As part of the ongoing “Don’t Dance for Israeli Apartheid” campaign in Ireland — organized by the Irish Palestine Solidarity Committee (IPSC) — activists in Dublin are continuing to protest Riverdance’s decision to perform in Israel next month.
IPSC stated that another demonstration will be held on 18 August outside the Gaiety Theater — “the final action in our series of ongoing protests before Riverdance heads to perform for Israeli Apartheid.”
In a press release published this week, IPSC said that Riverdance had responded to their earlier appeal to not perform in Israel this fall. The dance company had posted on its website — with comments disabled — that: “Riverdance supports the policy of the Irish Government and indeed the policy of every other EU state that cultural interaction is preferable to isolation.”
This response overlooks the fact that it is precisely the policy of EU states, i.e. their refusal to apply international law, international humanitarian law or indeed EU law (embodied in Article 2, the “human rights clause”, of the Euro-Mediterranean Association Agreement) to the state of Israel and their consequent complicity in Israel’s violation of these laws, that has made it necessary for civil society to call for Boycott, Divestment and Sanctions (BDS), including a cultural boycott, of the Israeli state. BDS is a non-violent protest strategy responding to the call by Palestinian civil society and cultural organisations for international assistance.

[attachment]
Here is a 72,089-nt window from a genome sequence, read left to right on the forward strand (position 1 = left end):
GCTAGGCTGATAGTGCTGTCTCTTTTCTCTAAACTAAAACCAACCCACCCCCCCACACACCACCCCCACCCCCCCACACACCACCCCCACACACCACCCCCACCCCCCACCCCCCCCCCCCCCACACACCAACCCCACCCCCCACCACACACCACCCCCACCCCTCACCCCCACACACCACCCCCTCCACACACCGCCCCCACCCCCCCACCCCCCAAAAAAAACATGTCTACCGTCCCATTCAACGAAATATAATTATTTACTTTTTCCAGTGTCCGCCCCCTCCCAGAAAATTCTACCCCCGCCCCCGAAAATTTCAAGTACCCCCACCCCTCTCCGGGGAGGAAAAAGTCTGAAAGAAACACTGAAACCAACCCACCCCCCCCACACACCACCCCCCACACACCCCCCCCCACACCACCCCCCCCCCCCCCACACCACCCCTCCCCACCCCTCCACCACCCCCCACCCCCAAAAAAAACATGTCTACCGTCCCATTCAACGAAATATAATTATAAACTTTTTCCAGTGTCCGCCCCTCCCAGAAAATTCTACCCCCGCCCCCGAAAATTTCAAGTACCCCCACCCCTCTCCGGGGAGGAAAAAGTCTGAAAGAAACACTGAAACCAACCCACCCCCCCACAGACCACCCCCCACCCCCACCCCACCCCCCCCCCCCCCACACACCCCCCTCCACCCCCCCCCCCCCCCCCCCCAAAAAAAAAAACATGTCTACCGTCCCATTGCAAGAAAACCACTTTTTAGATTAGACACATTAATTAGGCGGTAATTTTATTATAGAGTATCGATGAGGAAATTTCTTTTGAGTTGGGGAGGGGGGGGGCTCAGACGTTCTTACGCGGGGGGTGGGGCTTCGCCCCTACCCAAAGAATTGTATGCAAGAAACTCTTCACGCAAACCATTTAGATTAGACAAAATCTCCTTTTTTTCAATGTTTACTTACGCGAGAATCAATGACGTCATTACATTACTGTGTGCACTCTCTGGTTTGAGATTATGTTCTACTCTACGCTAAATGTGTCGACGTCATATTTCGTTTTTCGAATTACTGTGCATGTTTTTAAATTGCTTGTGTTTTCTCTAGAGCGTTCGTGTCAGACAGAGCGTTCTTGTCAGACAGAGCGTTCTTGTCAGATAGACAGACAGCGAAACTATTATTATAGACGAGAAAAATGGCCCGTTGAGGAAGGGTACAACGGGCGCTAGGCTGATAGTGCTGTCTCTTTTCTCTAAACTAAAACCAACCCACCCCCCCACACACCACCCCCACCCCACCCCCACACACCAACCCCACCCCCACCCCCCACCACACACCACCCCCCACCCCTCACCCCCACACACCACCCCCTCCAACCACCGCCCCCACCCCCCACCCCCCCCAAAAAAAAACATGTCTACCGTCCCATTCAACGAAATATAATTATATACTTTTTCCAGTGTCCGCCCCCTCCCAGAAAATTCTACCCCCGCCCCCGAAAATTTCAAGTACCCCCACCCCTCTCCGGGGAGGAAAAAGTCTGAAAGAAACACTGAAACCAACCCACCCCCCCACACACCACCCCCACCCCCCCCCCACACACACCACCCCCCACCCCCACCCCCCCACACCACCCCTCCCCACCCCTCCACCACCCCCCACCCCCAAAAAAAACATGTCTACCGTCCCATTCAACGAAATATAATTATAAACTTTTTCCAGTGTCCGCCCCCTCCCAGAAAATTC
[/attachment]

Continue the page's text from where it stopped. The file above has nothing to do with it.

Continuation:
Since last April, when the IPSC called on Riverdance to cancel its tour, Israeli soldiers have twice raided the Freedom Theatre in Jenin, in the occupied West Bank, thus jeopardising a planned production of Waiting for Godot by Samuel Beckett. Two board members of the theatre, Adnan Naghnaghiye and Bilal Saadi, and actor Rami Hwayel have been kidnapped by the Israeli military in the past month and remain in detention at the time of writing. “We don’t know why we are being targeted. We’re a cultural organisation fighting for freedom,” said Jacob Gough, the theatre’s acting managing director.
On 29th July Israeli soldiers attacked the Dutch “First Night of Love Brass Band” with tear gas canisters during their performance near Nablus in the West Bank. On that same day Israeli soldiers assaulted and seriously injured the Palestinian photojournalist Moheeb Al-Barghouthi for filming a demonstration near Ramallah.
These are just random and recent examples of the indiscriminate brutality of the Israeli occupation, which does not stop short of targeting cultural and journalistic freedom. This is the basis for the Palestinian call for Boycott, Divestment and Sanctions.
Since Riverdance’s management seems determined to tour Israel, we now call upon the musicians and dancers who make up the Riverdance Company to refuse to participate in this tour, following the example of Riverdance set designer Robert Ballagh and the 208 Irish artists who have pledged to boycott Israel. We call upon them to inform Riverdance’s management that they will not be party to a breach of the boycott call from Palestinian victims of Israel’s crimes. We call upon them, as cultural ambassadors, to refuse to besmirch Ireland’s good name by lending themselves to exploitation by those who would whitewash Israel’s crimes against the Palestinian people.